‘We all have bad days, we aren’t always switched on and jolly and that is fine, but if someone’s behaviour doesn’t revert, that is one of the signs to look out for. Are there big changes to someone’s appearance or behaviour? Are they skipping meals, not taking care of themselves, or pulling away socially? Of course people are allowed to change, but it is a way of noticing and asking, ‘Are you okay?”

A series of workshops and training have been specifically designed to help students spot these signs in themselves and others at the Queensland Conservatorium.

The aim of this mental health and wellbeing focus is to make something that would be long-lasting, ‘not just throughout the course, but throughout the students’ careers and future, wherever that may be,’ says Sabey.

Students attend various workshops led by a counsellor over the span of the degree. For first year students, the workshops provide strategies for coping in a new environment – from moving away from old friends and making new ones, to how to adjust from being a big fish in a small pond, to suddenly being surrounded by equal talent.

As second year has a focus on auditioning, the workshops prepare students for dealing with rejection.

Topics such as substance use will also be addressed in various workshops. The Conservatorium will also run similar workshops with a dietician and a physio to address mental health holistically, as well as introduce a buddy system between first and second year students.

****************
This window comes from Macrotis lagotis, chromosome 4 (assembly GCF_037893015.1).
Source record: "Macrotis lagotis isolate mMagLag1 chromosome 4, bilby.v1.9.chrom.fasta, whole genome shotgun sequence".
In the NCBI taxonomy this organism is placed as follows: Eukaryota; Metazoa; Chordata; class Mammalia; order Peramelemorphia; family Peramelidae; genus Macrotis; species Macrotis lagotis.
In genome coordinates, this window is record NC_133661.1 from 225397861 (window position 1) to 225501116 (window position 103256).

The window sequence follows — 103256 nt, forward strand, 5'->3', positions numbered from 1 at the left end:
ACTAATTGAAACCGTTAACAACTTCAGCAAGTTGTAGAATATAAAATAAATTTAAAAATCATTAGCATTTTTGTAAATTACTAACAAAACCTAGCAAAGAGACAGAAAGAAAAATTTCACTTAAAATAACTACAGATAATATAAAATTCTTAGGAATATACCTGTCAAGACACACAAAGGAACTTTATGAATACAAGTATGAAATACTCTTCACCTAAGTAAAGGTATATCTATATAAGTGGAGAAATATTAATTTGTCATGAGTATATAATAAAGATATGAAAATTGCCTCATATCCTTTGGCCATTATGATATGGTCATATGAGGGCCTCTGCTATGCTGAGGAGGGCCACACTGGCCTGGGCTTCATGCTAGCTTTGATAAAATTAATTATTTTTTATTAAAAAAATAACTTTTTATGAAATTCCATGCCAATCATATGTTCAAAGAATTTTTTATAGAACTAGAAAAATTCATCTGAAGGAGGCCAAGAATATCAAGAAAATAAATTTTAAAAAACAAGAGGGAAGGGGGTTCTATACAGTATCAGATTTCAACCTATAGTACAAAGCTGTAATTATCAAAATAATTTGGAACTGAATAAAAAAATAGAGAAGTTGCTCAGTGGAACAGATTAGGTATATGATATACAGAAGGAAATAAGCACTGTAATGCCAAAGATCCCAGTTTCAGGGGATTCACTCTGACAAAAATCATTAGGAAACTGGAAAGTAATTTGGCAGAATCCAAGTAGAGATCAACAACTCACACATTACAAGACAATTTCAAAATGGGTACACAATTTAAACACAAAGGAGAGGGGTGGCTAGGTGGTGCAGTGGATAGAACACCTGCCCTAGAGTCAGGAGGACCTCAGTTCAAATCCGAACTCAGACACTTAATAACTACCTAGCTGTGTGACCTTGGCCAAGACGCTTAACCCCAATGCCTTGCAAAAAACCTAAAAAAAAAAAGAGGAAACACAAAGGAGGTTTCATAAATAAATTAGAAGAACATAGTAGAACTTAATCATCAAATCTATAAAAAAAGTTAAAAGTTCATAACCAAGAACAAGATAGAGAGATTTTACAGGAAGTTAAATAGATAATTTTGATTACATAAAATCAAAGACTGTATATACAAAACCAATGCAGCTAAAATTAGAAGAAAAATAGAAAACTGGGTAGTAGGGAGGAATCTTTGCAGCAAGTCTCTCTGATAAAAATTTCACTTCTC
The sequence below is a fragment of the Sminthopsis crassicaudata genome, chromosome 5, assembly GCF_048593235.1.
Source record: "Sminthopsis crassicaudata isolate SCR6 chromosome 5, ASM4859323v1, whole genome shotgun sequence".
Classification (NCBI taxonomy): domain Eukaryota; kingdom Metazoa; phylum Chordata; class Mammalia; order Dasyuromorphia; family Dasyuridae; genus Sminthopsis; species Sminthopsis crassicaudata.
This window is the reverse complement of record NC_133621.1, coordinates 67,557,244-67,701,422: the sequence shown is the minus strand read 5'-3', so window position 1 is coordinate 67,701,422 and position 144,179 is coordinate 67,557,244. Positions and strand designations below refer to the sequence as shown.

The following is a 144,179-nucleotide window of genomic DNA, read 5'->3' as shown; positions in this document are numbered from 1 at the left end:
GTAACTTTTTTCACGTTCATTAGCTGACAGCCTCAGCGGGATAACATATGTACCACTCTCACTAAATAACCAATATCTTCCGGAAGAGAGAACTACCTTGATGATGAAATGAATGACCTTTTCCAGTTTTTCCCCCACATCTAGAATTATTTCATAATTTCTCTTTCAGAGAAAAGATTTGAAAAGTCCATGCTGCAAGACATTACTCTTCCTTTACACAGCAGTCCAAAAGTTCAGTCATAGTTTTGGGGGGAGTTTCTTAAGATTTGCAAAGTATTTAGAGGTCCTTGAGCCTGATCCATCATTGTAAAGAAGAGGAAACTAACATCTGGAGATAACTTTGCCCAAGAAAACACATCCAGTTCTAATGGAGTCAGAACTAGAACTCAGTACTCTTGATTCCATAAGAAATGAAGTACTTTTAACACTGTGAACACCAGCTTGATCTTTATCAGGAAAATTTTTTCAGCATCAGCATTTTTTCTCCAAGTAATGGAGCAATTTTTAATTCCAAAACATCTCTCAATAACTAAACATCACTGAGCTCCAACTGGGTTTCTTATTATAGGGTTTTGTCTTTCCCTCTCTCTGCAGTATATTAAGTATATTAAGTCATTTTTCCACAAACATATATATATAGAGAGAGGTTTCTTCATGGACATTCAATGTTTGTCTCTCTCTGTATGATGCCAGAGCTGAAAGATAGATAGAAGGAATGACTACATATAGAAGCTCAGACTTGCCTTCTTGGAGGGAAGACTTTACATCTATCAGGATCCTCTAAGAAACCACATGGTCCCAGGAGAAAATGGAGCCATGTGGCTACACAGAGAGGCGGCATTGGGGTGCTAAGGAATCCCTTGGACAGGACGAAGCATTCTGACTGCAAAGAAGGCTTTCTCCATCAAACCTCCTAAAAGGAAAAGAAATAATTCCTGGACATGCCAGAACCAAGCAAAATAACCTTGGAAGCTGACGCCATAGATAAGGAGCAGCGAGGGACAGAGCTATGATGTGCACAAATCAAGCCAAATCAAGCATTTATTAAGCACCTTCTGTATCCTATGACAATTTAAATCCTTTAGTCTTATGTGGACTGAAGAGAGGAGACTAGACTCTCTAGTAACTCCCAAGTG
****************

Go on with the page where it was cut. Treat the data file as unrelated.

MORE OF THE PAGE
Beginning in 2019, all third year students will complete a two-day Mental Health First Aid (MHFA) course.

After all, ‘it’s about providing skills for life,’ concludes Sabey.

Paul’s tips for prioritising mental health in arts training institutions

Train staff in mental health first aid

‘All staff have completed the Mental Health First Aid training as we regularly have students come to us with issues and concerns. We were sort of self-helping them, but we needed to formulate and find the correct way to handle such issues.’

Start now

‘The thing is that someone may think they don’t need the support now, but you never know where you or someone you know will be in a couple of months or in a few years time. Something could come up and you will have the skills to fall back on to handle it.’

Focus on the long-term benefit

‘What we have done here at the Queensland Conservatorium is actually very easy to do. It costs a little bit of money, but is that really important compared to the advantage? Students are talking more about mental health, helping each other, and also applying their knowledge to life outside the program. I think it is a small amount to pay for the life-long skills students receive.’

Encourage mistakes and learning

‘In the arts we tend to focus a lot on minute details and they can weigh us down. Because we want to be perfect or we want to be the best, sometimes we forget to enjoy it and allow ourselves to make a mistake. Sometimes you have to say, let’s just have a laugh, let’s just do it, let’s just see what happens.’

Cultivate genuine caring

‘I care about people and I care about people’s mental health and I want to see people do well – and we can only do it when we are on form. As educators or leaders, we are only as good as the people we turn out – if I turn out people who are not secure in themselves or confident in their technique, then I haven’t done my job.’